Autonomic systems leverage the growing advances in control, computer vision, and machine learning coupled with technological advances in sensing, computation, and communication. While this emerging highly connected, autonomous world is full of promise, it also introduces safety and security risks that are not present in legacy systems. This course focuses on the complexities inherent in autonomous systems and the multifaceted and multilayered approaches necessary to assure their secure and safe operation. As these systems become more pervasive, guaranteeing their safe operation even during unforeseen and unpredictable events becomes imperative. There are currently no real solutions to provide these runtime guarantees necessitating cutting edge research to provide state awareness, intelligence, control, safety, security, effective human-machine interaction, robust communication, and reliable computation and operation to these systems. This course follows a seminar-style format where students are expected to lead class discussions and write a publication-quality paper as part of a course project.
The goals for this course are to: (1) introduce autonomous systems, (2) introduce the vulnerabilities in the hardware, software, and learning algorithms of autonomous systems, (3) and most importantly, challenge students to think of approaches to assuring the safety and security of autonomous systems that are becoming pervasive in society.
- By the end of the course, students should be able to:
Understand the basics of autonomous systems and their potential vulnerabilities.
- Assess potential vulnerabilities in autonomous systems.
- Appreciate the challenges that machine learning introduces to autonomous systems.
- Perform novel assured autonomy research, including problem identification, solution proposal, experimentation, data analysis, and technical paper and presentation development.
When This Course is Typically Offered
This course is typically offered in fhe fall term at Kossiakoff Center.
- Introduction to Assured Autonomy
- AI Safety, Trust, Security, and Privacy
- Anomaly and Fault Detection
- Data Set Shift
- Formal Verification and Validation
- Test, Evaluation, and Certification
- Interpretable Machine Learning
- Human-Autonomy Integration
- Policy and Governance
- Adversarial AI
- Runtime Monitoring and Assurance
- Software, Sensor, and Actuator Assurance
Student Assessment Criteria
|Class Preparation and Participation||20%|
|Course Project Proposal||10%|
|Course Project Report||25%|
|Course Project Presentation||15%|
Assignments are due according to the dates posted in your Blackboard course site. You may check these due dates in the Course Calendar or the Assignments in the corresponding modules. Expect grades to be posted one week after the due date of each assignment.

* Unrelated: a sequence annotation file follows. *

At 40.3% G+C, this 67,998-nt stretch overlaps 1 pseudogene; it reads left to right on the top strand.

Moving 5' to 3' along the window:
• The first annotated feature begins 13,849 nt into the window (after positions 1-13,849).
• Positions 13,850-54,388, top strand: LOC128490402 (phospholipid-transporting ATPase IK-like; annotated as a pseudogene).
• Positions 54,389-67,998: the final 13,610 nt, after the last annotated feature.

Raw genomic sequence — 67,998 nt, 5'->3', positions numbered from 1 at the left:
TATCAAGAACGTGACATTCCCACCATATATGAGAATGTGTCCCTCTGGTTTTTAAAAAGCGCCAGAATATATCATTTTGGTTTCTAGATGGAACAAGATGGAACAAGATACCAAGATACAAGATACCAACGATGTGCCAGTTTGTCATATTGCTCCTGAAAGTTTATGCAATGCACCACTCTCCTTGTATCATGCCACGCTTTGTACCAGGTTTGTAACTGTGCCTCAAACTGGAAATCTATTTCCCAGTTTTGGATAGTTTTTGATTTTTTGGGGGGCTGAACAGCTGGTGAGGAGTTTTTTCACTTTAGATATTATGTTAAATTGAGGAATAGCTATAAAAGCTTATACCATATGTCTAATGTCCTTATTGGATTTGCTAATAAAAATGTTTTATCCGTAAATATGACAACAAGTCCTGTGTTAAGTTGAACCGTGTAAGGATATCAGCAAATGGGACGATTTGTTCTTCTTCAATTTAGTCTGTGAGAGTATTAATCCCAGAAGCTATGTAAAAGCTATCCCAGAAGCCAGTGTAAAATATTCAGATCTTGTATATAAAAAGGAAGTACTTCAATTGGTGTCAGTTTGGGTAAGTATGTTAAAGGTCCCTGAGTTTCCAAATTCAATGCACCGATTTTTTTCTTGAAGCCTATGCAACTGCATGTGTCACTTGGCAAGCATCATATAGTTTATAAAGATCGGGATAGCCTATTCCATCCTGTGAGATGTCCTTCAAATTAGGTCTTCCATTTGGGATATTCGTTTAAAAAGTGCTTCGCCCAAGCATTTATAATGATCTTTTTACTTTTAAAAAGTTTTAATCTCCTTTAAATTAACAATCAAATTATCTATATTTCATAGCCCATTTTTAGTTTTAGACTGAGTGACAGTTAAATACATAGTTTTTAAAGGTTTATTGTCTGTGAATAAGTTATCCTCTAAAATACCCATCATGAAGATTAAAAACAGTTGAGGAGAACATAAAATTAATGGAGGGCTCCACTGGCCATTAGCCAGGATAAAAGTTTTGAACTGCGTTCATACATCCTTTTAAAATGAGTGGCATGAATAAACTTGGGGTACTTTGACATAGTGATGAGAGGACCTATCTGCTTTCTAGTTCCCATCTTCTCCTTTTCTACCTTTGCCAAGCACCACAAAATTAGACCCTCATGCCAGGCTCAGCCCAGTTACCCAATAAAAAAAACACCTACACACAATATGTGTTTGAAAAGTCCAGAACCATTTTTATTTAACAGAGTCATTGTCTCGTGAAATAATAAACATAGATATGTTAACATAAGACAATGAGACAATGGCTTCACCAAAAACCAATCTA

We generally do not directly grade spelling and grammar. However, egregious violations of the rules of the English language may be noted without comment. Consistently poor performance in either spelling or grammar is taken as an indication of poor written communication ability that may detract from your grade.
Timely feedback on students’ performance is an established learning tool, so we will endeavor to provide feedback, as quickly as possible, on all material that you submit.
A grade of A indicates achievement of consistent excellence and distinction throughout the course—that is, conspicuous excellence in all aspects of assignments and discussion in every week.
A grade of B indicates work that meets all course requirements on a level appropriate for graduate academic work. These criteria apply to both undergraduates and graduate students taking the course.
Final grades will be determined using the following scale:
100-90 = A
89-80 = B
79-70 = C
<70 = F
Computer and Technical Requirements
This course is suitable for graduate students with little prior experience in the area.
Students are expected to read the assigned papers each week (approximately 3-4 hours per week). Students will be required to present one or more papers to the class (approximately 2-3 hours per week) and lead a discussion of that material. The course project will include both a presentation and a paper (approximately 2-3 hours per week) that provides technical details of the work.
Textbook information for this course is available online through the MBS Direct Virtual Bookstore.
There are no notes for this course.
Final Words from the Instructor
The instructor is open to any comments or suggestions to improve the course and will seek to quickly integrate any improvements. The instructor is best reached via email and will usually respond within 48 hours.
(Last Modified: 08/08/2019 02:00:08 PM)